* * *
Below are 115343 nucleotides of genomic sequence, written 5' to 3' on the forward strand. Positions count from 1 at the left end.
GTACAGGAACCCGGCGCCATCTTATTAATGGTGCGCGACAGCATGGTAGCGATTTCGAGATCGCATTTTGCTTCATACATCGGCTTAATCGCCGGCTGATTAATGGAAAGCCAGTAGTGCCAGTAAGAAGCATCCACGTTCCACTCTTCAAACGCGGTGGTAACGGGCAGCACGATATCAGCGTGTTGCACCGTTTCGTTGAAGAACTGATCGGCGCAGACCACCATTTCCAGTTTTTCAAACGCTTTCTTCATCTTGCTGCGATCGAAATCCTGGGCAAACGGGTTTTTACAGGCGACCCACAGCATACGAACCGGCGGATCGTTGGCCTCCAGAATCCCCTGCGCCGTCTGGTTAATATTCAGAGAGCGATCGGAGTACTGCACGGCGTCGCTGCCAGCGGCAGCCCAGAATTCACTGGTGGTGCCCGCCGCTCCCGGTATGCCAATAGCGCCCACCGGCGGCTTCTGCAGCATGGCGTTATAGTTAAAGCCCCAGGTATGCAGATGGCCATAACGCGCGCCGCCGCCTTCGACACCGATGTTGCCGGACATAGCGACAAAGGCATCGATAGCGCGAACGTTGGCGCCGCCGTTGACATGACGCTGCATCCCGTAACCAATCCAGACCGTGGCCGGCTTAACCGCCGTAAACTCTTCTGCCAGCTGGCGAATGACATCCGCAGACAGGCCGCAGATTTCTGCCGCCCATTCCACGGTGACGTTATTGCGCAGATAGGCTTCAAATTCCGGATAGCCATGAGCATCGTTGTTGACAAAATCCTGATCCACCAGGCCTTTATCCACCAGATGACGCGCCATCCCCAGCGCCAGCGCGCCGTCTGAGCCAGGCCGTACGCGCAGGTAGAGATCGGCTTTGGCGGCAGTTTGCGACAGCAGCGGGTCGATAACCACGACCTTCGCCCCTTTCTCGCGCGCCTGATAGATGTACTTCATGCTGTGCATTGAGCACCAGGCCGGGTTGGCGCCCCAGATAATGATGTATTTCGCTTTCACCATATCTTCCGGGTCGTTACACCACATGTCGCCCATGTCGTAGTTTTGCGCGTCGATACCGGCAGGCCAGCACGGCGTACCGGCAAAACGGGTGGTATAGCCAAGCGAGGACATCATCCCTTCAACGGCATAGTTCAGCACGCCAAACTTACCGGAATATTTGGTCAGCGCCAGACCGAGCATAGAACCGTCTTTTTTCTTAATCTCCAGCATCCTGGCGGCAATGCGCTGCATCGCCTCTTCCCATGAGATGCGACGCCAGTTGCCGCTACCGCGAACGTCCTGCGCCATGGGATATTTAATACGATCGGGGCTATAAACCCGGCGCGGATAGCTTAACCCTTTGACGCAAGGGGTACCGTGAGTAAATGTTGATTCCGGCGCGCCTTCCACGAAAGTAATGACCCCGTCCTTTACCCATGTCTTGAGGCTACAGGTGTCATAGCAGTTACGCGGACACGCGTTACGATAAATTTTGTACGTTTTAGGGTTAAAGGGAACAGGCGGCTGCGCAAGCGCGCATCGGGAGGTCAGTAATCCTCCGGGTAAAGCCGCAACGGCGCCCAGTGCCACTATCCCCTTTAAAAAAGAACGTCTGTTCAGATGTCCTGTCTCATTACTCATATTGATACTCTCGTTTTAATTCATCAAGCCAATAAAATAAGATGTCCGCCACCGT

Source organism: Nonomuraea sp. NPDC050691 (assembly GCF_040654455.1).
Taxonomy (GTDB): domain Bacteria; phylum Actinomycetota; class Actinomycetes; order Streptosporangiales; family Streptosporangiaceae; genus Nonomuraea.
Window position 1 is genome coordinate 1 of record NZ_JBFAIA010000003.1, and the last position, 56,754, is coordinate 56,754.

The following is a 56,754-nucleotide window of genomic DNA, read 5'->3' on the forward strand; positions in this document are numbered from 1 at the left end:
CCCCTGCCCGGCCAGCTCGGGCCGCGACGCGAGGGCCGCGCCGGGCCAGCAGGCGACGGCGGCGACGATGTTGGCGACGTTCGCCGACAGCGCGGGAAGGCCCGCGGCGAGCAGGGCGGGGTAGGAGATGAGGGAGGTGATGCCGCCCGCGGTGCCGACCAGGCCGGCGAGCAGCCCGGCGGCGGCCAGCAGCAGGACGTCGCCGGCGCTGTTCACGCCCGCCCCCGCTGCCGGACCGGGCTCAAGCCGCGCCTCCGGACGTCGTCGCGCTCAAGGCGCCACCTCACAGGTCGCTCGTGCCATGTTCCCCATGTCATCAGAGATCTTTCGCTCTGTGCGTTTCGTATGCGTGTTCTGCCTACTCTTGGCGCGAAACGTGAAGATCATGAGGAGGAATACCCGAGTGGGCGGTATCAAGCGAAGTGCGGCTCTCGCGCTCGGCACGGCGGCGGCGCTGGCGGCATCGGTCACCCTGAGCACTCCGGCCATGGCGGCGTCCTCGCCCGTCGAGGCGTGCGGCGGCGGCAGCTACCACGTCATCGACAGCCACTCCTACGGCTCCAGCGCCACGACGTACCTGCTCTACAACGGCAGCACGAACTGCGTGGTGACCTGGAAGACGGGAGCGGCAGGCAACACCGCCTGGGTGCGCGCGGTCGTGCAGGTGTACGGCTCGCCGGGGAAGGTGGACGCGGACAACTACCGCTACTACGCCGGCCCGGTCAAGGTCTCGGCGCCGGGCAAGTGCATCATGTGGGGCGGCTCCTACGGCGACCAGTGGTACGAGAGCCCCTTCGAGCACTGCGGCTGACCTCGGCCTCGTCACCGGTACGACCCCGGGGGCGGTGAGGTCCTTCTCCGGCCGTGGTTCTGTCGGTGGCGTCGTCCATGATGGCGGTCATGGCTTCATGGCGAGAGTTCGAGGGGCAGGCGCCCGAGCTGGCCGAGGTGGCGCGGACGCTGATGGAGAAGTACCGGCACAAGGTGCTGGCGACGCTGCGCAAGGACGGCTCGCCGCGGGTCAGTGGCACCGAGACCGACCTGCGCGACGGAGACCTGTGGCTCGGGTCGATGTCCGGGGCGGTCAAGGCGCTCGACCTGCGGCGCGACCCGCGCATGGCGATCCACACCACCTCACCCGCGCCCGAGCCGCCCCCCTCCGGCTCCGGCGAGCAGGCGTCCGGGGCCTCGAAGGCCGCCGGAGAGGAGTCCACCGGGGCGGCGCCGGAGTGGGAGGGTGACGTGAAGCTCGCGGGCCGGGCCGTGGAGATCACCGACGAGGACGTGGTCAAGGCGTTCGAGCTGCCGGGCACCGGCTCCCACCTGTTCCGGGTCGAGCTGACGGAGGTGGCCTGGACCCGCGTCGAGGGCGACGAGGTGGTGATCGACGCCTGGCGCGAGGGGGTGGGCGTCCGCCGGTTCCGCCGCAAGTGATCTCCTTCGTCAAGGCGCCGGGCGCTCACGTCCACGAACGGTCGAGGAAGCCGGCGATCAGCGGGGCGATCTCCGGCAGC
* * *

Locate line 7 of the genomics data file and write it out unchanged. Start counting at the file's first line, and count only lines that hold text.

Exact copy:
CCCCTGCCCGGCCAGCTCGGGCCGCGACGCGAGGGCCGCGCCGGGCCAGCAGGCGACGGCGGCGACGATGTTGGCGACGTTCGCCGACAGCGCGGGAAGGCCCGCGGCGAGCAGGGCGGGGTAGGAGATGAGGGAGGTGATGCCGCCCGCGGTGCCGACCAGGCCGGCGAGCAGCCCGGCGGCGGCCAGCAGCAGGACGTCGCCGGCGCTGTTCACGCCCGCCCCCGCTGCCGGACCGGGCTCAAGCCGCGCCTCCGGACGTCGTCGCGCTCAAGGCGCCACCTCACAGGTCGCTCGTGCCATGTTCCCCATGTCATCAGAGATCTTTCGCTCTGTGCGTTTCGTATGCGTGTTCTGCCTACTCTTGGCGCGAAACGTGAAGATCATGAGGAGGAATACCCGAGTGGGCGGTATCAAGCGAAGTGCGGCTCTCGCGCTCGGCACGGCGGCGGCGCTGGCGGCATCGGTCACCCTGAGCACTCCGGCCATGGCGGCGTCCTCGCCCGTCGAGGCGTGCGGCGGCGGCAGCTACCACGTCATCGACAGCCACTCCTACGGCTCCAGCGCCACGACGTACCTGCTCTACAACGGCAGCACGAACTGCGTGGTGACCTGGAAGACGGGAGCGGCAGGCAACACCGCCTGGGTGCGCGCGGTCGTGCAGGTGTACGGCTCGCCGGGGAAGGTGGACGCGGACAACTACCGCTACTACGCCGGCCCGGTCAAGGTCTCGGCGCCGGGCAAGTGCATCATGTGGGGCGGCTCCTACGGCGACCAGTGGTACGAGAGCCCCTTCGAGCACTGCGGCTGACCTCGGCCTCGTCACCGGTACGACCCCGGGGGCGGTGAGGTCCTTCTCCGGCCGTGGTTCTGTCGGTGGCGTCGTCCATGATGGCGGTCATGGCTTCATGGCGAGAGTTCGAGGGGCAGGCGCCCGAGCTGGCCGAGGTGGCGCGGACGCTGATGGAGAAGTACCGGCACAAGGTGCTGGCGACGCTGCGCAAGGACGGCTCGCCGCGGGTCAGTGGCACCGAGACCGACCTGCGCGACGGAGACCTGTGGCTCGGGTCGATGTCCGGGGCGGTCAAGGCGCTCGACCTGCGGCGCGACCCGCGCATGGCGATCCACACCACCTCACCCGCGCCCGAGCCGCCCCCCTCCGGCTCCGGCGAGCAGGCGTCCGGGGCCTCGAAGGCCGCCGGAGAGGAGTCCACCGGGGCGGCGCCGGAGTGGGAGGGTGACGTGAAGCTCGCGGGCCGGGCCGTGGAGATCACCGACGAGGACGTGGTCAAGGCGTTCGAGCTGCCGGGCACCGGCTCCCACCTGTTCCGGGTCGAGCTGACGGAGGTGGCCTGGACCCGCGTCGAGGGCGACGAGGTGGTGATCGACGCCTGGCGCGAGGGGGTGGGCGTCCGCCGGTTCCGCCGCAAGTGATCTCCTTCGTCAAGGCGCCGGGCGCTCACGTCCACGAACGGTCGAGGAAGCCGGCGATCAGCGGGGCGATCTCCGGCAGC